5 hours was never going to be enough to experience a city that since it’s birth 10 ce
nturies ago has been fought over by the County of Flanders, Flemish, Austrians and the French. In fact it’s proximity to Belgium gives Lille
its biggest influence where moules-frites and waffles replace frogs legs and cheese.
Lille by train is less than an hour from Ashford and makes a day trip very accessible, even though the customs bloke thought that we had booked our tickets wrongly. “You’re coming back later?”
We began from the Lille Europe station next to the huge modern Eurolille mall incorporating an office building resembling a huge ski-boot. Then walking down past it’s 19th Century grandmother the Gare Lille Flandres
(left), which in fact is the original Paris Gare Du Nord transported brick by brick from the capital.
At the busy intersection we were met by a whole family of some very strange baby dragon hybrid statues lining the Rue Faidherbe, which led us to the main hub of the city at the Place du Général de Gaulle (Grand Place), easily recognizable as the central point for celebrations, festivals and demonstrations. In fact later we came across a handful of t-shirted plac
ard bearers being wilfully ignored.
Tables spilled out onto the Place du Général de Gaulle as people ignored the damp weather by sipping espresso’s. A fountain and statue is in the middle and the Flemish influenced square is surrounded by beautiful buildings such as the Vieille Bourse (the Old Exchange), built in 1653 and architecturally striking (top right). We had a closer look but the building just appeared to be selling second hand books with no sign of what the exchange originally exchanged.
Open spaces abound here, just around the corner is the Place du Théâtre, dominated by Lille’s famous Opera House.
We were on the hunt for lunch and headed north into Vieux Lille. This is Lille's old town and is a delightful discovery of charming cobbled streets with cafés, galleries and some eye-catching shops inclu
ding an abnormal number of florists lining the narrow lanes. The Cathédrale Notre Dame de la Treille is here sat amongst slim eye-catching homes (above).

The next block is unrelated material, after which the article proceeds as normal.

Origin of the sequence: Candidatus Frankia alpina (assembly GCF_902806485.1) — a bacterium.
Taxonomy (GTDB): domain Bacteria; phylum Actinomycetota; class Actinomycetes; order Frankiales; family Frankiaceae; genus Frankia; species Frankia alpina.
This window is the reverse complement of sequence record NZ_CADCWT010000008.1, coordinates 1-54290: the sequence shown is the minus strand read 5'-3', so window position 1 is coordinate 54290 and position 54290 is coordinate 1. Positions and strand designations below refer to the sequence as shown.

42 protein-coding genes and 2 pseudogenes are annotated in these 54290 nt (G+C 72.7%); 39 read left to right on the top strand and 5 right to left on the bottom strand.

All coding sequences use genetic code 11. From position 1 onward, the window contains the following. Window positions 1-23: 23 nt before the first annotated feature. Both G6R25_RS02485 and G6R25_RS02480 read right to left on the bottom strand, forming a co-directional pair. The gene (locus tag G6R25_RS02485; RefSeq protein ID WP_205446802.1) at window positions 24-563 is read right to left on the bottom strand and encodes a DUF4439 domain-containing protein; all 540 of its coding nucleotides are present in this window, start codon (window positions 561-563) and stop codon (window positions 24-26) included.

Vieux Lille's oldest street is the Rue de la Monnaire and gift hunters won't be disappointed along here. Benoît (77 Rue de la Monnaie) the chocolate shop called our name and a little side street called Rue au Peterink was a haven for foodies and fashion seekers.
Beyond the cobbled streets is the Quartier Royal, mainly a residential area and this led up to the Canal de la Moyenne Deûle. We crossed here and found the star shaped fortress that is The Citadelle, a design that inspired the US Pentagon and was once home to 1,200 of Louis XIV's soldiers. It is still a secure garrison and a drawbridge is about as close as you can get.
By this time my son was desperate for the zoo, as all around we could hear the shrills of birds and the chatter of the monkeys. Lille's free Parc Zoologique
encouraged me to take my son here for his first French trip, and it was worth it. Nestled in the Citadelle Park, it was r
eminiscent of Chicago's Lincoln Park Zoo and we stared at the many rare birds and then sought out the monkeys, showing off as always. Rhinos, zebras, llamas, turtles and my son's favourite, the reptile sanctuary were all here too.
We then made our way back down the busy Rue de la Liberté before turning onto the main shopping thoroughfare of Rue Nationale before completing our 5-hour stint back at the Eurostar terminal at Gare de Lille Europe
There were endless choices of places to eat and we choose pretty well with Le Buzz
. The waiter's minimal English gave us ample chances to use our pigeon French, although my son was disappointed that he could not use his well rehearsed "Bonjour, I'll have the frog's breast, not the legs s'il vous plait."
He had to settle for steak-frites but it was a delightful restaurant and we met the
only two English people all day at the table next to us - one of the huge benefits Lille has over Calais in my opinion.
We found some superb cheeses and stocked up on camembert at F & PH Armand's Artisan Fromager Affineur (54 Rue Basse) and then for our final treat we had what we agreed were probably the best waffles in the world at Meert
5 hours wasn't enough but we crammed a lot in and I'd love to go back for a longer period. The Christmas Market, Marche de Noël
, is supposed to be fantastic as is September's Braderie de Lille
when the city turns into one huge street market. Lille has a complicated past but it is easy to love.